"Hate crimes legislation" refers to any law that forbids targeting a person for a crime because of their perceived inclusion in a racial or ethnic group, sexual minority, religion, or other group. Laws forbidding hate crimes impose an additional penalty on the offender beyond the standard penalty for the crime committed.
The Washington State hate crimes law is very broad, covering crimes committed because of the perpetrator's "perception of the victim's race, color, religion, ancestry, national origin, gender, sexual orientation, or mental, physical, or sensory handicap." In 2009, the law was expanded to include people who are transgender. Punishable acts include physical injury to the victim, physical damage to the property of the victim, and threats against a person or group of persons.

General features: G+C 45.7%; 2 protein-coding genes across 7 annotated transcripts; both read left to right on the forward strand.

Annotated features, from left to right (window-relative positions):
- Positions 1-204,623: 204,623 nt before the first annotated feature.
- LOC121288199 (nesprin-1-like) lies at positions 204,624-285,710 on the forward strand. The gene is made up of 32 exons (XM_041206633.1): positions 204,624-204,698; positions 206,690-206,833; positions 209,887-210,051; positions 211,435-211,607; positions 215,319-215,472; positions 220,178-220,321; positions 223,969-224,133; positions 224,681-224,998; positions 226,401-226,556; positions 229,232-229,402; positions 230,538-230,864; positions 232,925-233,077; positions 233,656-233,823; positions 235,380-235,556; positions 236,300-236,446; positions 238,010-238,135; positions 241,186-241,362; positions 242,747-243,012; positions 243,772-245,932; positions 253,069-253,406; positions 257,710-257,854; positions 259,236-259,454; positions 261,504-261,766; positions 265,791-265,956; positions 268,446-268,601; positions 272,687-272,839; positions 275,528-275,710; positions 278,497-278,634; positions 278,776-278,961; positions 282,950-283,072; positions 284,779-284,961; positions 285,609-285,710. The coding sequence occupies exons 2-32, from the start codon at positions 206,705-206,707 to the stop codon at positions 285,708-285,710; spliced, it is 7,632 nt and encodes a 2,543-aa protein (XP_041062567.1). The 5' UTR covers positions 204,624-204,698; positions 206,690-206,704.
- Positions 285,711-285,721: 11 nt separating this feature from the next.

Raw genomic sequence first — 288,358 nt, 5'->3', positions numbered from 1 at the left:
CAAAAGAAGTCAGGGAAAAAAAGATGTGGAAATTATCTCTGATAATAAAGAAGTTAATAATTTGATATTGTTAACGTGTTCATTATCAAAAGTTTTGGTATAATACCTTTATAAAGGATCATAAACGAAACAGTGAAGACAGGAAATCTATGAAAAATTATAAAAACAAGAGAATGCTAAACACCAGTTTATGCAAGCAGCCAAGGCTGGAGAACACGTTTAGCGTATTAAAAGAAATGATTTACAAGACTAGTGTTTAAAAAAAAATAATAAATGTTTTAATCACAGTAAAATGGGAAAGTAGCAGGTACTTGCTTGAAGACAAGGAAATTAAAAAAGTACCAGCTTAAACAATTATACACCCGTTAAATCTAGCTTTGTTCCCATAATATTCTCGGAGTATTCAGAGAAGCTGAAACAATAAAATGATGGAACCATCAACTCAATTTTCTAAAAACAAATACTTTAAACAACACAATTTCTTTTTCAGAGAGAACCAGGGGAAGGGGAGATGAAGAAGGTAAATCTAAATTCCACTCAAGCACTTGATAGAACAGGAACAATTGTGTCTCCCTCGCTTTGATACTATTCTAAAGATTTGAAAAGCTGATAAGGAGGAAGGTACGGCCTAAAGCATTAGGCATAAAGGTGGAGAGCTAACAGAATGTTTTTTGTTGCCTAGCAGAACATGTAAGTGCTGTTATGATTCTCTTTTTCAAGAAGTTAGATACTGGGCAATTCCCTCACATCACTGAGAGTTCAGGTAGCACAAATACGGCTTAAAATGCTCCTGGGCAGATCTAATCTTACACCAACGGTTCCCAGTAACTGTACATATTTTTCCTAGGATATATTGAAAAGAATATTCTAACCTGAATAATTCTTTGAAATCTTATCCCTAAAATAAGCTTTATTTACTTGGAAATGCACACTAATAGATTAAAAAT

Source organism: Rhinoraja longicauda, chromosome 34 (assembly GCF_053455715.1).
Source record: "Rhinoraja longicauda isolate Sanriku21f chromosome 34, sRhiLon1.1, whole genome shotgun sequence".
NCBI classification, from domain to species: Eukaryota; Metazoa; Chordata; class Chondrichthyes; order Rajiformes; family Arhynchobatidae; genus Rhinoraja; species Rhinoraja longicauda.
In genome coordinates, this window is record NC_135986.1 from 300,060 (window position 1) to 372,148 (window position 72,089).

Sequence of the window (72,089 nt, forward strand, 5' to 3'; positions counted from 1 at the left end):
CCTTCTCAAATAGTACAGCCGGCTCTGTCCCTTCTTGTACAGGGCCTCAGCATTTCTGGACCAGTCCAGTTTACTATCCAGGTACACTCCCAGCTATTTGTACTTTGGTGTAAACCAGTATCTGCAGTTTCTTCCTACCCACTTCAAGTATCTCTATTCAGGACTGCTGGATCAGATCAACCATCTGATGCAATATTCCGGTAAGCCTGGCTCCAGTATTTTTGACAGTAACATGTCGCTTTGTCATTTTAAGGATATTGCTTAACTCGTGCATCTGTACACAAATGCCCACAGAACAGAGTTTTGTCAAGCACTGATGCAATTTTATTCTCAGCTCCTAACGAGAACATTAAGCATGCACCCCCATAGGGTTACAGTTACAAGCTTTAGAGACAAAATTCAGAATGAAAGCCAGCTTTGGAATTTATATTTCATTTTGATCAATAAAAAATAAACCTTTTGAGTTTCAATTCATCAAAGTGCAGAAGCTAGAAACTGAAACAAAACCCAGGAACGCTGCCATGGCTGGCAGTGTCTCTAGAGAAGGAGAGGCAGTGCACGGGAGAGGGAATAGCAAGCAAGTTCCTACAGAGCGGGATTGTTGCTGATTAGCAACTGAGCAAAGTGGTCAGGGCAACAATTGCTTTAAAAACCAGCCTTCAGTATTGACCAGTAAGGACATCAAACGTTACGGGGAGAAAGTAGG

There has been a federal hate crimes law since 1969, coming out of the civil rights movement. In 2009, this law was expanded to include perceived or actual gender, sexual orientation, gender identity, and disability. This act, often referred to as the Matthew Shepard Act, was signed into law by President Barack Obama on October 28, 2009.